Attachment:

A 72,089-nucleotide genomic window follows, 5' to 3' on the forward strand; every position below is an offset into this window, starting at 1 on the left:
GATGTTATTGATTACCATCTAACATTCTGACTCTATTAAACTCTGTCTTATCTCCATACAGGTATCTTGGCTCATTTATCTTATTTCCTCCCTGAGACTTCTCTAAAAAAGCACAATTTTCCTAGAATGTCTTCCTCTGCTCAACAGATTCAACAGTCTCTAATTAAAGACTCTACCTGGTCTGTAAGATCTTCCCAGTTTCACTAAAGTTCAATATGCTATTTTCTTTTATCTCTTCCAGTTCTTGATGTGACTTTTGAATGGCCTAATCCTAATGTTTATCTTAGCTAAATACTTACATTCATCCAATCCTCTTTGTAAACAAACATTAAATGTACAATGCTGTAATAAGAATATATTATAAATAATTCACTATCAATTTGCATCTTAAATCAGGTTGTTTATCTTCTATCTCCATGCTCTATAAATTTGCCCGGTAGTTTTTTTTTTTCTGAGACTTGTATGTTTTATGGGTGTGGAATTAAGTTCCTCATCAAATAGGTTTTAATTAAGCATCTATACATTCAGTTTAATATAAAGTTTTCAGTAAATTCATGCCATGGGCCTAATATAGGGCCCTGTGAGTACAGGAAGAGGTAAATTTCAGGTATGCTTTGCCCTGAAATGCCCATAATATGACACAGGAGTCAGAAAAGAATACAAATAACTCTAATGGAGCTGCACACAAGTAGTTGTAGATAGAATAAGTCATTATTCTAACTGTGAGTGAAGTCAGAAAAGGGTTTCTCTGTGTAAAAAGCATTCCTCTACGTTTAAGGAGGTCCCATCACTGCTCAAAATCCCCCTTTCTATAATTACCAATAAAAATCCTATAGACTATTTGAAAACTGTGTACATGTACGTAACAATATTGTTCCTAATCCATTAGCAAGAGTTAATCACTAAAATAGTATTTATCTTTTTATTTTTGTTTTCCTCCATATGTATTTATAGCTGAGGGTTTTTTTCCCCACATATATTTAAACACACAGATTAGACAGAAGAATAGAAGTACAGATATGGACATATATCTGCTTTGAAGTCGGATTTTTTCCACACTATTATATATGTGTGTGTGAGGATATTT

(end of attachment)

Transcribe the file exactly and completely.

A 72,089-nucleotide genomic window follows, 5' to 3' on the forward strand; every position below is an offset into this window, starting at 1 on the left:
GATGTTATTGATTACCATCTAACATTCTGACTCTATTAAACTCTGTCTTATCTCCATACAGGTATCTTGGCTCATTTATCTTATTTCCTCCCTGAGACTTCTCTAAAAAAGCACAATTTTCCTAGAATGTCTTCCTCTGCTCAACAGATTCAACAGTCTCTAATTAAAGACTCTACCTGGTCTGTAAGATCTTCCCAGTTTCACTAAAGTTCAATATGCTATTTTCTTTTATCTCTTCCAGTTCTTGATGTGACTTTTGAATGGCCTAATCCTAATGTTTATCTTAGCTAAATACTTACATTCATCCAATCCTCTTTGTAAACAAACATTAAATGTACAATGCTGTAATAAGAATATATTATAAATAATTCACTATCAATTTGCATCTTAAATCAGGTTGTTTATCTTCTATCTCCATGCTCTATAAATTTGCCCGGTAGTTTTTTTTTTTCTGAGACTTGTATGTTTTATGGGTGTGGAATTAAGTTCCTCATCAAATAGGTTTTAATTAAGCATCTATACATTCAGTTTAATATAAAGTTTTCAGTAAATTCATGCCATGGGCCTAATATAGGGCCCTGTGAGTACAGGAAGAGGTAAATTTCAGGTATGCTTTGCCCTGAAATGCCCATAATATGACACAGGAGTCAGAAAAGAATACAAATAACTCTAATGGAGCTGCACACAAGTAGTTGTAGATAGAATAAGTCATTATTCTAACTGTGAGTGAAGTCAGAAAAGGGTTTCTCTGTGTAAAAAGCATTCCTCTACGTTTAAGGAGGTCCCATCACTGCTCAAAATCCCCCTTTCTATAATTACCAATAAAAATCCTATAGACTATTTGAAAACTGTGTACATGTACGTAACAATATTGTTCCTAATCCATTAGCAAGAGTTAATCACTAAAATAGTATTTATCTTTTTATTTTTGTTTTCCTCCATATGTATTTATAGCTGAGGGTTTTTTTCCCCACATATATTTAAACACACAGATTAGACAGAAGAATAGAAGTACAGATATGGACATATATCTGCTTTGAAGTCGGATTTTTTCCACACTATTATATATGTGTGTGTGAGGATATTT